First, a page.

What do you do when you're a presidential candidate like Newt Gingrich who lugs so much baggage that your baggage has baggage? That's easy. You reach up your sleeve and -- play the umbrage card. You fume and fuss with outrage over the question and hope no one demands an answer.
Campaigns bring out the best and worst in candidates. Gingrich at his best is an excellent debater. He thinks on his feet, dazzles with obscure historical fact nuggets and skillfully connects with friendly crowds. At his worst, he's a demagogue, a bully and serial exaggerator, especially when sticky questions put his back up against a wall.
For those avenues to his victory in South Carolina's pivotal Republican primary, Gingrich can thank the mainstream media that he loves to bash. They provided two convenient punching bags: CNN's John King and Fox News' Juan Williams.
Moderator King opened a debate in North Charleston by offering Gingrich a chance to respond to claims by his second wife that he asked for an "open marriage" before they split. Gingrich responded by ripping into King and "the destructive, vicious, negative nature of much of the news media that makes it harder to govern this country, harder to attract decent people to run for public office." As the crowd roared its approval of Gingrich, a visibly shaken King tried to defend his question. But amid boos from the crowd and angry scolds from the "decent" Gingrich, it was useless.
Funny but I don't recall Gingrich complaining about "negative" news media when ABC's Brian Ross, the reporter who interviewed his ex-wife, broke the Rev. Jeremiah Wright Jr. story four years ago. Nor do I recall his complaining about attracting "decent people" to run for office as he pushed for President Bill Clinton's impeachment during the Monica Lewinsky scandal.
But that's the joy of the umbrage card. If the facts are against you, attack the media. Show enough outrage and nobody calls you on your hypocrisy.
Such was the case a few nights earlier in a Myrtle Beach, S.C., debate, when Juan Williams challenged Gingrich's well-known comments that poor kids should be employed as school janitors, that Obama was a "food stamp president" and that black Americans "should demand paychecks instead of food stamps." Were such statements not "at a minimum insulting?" Williams asked.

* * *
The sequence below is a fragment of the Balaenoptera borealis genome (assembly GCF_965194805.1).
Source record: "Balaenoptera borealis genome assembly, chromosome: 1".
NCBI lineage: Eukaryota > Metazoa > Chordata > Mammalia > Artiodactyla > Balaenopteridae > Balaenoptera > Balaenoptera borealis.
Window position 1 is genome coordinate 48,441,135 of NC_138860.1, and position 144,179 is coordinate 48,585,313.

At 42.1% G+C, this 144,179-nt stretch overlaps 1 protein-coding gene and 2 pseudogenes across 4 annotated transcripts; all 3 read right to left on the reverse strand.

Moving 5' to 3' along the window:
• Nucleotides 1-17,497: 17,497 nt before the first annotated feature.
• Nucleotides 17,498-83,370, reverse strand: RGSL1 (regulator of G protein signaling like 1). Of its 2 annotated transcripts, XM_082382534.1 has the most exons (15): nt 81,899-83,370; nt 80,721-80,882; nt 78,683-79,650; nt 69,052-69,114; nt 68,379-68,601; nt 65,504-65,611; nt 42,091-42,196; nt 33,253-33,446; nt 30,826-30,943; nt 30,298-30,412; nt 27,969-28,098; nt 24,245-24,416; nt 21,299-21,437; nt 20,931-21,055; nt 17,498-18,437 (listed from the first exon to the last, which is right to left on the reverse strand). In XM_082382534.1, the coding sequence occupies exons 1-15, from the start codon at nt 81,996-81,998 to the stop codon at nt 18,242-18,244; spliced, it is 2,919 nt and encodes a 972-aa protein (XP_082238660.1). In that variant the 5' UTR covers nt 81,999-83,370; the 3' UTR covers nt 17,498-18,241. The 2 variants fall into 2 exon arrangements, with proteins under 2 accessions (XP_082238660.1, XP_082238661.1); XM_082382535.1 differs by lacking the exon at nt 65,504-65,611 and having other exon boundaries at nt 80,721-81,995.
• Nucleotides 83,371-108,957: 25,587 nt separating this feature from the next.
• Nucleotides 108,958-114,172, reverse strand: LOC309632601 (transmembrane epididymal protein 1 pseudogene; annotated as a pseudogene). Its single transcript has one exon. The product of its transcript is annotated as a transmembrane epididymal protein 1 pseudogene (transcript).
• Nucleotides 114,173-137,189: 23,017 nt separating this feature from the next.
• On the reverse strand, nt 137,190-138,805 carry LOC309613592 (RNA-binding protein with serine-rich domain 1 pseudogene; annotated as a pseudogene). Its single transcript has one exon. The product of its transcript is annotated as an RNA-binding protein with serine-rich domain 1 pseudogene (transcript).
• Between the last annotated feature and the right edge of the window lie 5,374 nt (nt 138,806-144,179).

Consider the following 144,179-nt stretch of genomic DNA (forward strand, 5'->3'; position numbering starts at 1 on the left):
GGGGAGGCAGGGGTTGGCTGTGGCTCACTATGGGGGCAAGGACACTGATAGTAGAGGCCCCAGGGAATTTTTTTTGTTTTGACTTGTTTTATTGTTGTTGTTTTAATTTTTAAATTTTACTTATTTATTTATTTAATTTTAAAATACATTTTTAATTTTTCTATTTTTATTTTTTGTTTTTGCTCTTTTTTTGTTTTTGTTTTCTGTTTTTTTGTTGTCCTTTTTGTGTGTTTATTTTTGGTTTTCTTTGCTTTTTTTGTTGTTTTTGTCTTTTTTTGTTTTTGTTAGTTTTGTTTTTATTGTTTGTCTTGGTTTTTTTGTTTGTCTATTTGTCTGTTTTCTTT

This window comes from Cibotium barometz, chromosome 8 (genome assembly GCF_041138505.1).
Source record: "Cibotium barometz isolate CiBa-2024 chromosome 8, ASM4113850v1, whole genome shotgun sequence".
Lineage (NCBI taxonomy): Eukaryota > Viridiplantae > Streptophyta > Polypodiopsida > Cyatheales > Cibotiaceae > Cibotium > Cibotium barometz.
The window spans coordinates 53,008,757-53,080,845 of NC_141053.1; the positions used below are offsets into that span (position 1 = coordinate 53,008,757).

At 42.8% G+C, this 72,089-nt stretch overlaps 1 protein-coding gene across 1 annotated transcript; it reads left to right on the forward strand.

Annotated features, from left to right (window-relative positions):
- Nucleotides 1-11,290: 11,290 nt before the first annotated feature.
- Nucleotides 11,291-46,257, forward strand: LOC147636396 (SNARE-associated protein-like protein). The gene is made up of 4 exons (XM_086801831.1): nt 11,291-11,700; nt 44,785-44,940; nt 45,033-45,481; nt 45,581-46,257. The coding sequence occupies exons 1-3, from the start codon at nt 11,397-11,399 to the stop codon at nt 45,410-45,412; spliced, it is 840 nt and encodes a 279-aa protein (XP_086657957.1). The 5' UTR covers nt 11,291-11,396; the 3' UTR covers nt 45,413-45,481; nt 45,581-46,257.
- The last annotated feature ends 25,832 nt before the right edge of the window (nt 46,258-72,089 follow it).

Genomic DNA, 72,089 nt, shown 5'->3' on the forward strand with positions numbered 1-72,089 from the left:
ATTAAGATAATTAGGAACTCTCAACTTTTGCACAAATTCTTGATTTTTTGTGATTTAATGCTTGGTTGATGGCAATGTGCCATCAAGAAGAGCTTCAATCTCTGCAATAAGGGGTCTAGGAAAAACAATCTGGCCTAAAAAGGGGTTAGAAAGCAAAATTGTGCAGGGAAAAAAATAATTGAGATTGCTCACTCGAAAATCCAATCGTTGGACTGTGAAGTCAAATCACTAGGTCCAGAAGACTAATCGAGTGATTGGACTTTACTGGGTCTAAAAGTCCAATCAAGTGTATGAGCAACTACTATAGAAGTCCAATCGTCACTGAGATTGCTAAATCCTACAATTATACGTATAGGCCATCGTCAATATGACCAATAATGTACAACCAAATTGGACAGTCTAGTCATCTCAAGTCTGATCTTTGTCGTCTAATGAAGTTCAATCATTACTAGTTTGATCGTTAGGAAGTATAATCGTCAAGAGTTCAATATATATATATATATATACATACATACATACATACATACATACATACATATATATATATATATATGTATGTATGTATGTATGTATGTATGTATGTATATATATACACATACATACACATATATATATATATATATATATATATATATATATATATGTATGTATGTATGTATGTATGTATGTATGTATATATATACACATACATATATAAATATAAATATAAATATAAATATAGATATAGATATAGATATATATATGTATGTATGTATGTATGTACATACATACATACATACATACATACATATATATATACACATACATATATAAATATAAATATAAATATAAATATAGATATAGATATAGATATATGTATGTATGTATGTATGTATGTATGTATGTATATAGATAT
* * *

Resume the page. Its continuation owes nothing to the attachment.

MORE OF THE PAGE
Gingrich said no, bringing cheers and applause from the audience for his often-repeated claim that "more people have been put on food stamps under Barack Obama than any other president in history." That exchange brought a standing ovation from the crowd and congratulations from at least one woman at a later South Carolina campaign stop "for putting Mr. Juan Williams in his place."
Yet Gingrich's food stamp claim is misleading on several counts. For one, food stamp recipients increased during seven of President George W. Bush's eight years, according to the U.S. Department of Agriculture. The growth came largely because of policy changes that encouraged more participation by eligible Americans. But Gingrich is not about to let details get in the way of a chance to sound offended.
During a South Carolina town hall meeting, a man said he wanted Gingrich to "bloody Obama's nose." Gingrich responded, "I don't want to bloody his nose, I want to knock him out." Yes, the man knows his audience.
And that's Mitt Romney's big challenge. The former Massachusetts governor has improved his debate skills, but shows visible discomfort at the attack-dog style at which Gingrich excels. Considering the Grand Old Party's need to win moderate swing voters in November, Romney has to sell a difficult message: Gingrich might be a fun date for now, but they really don't want to marry him.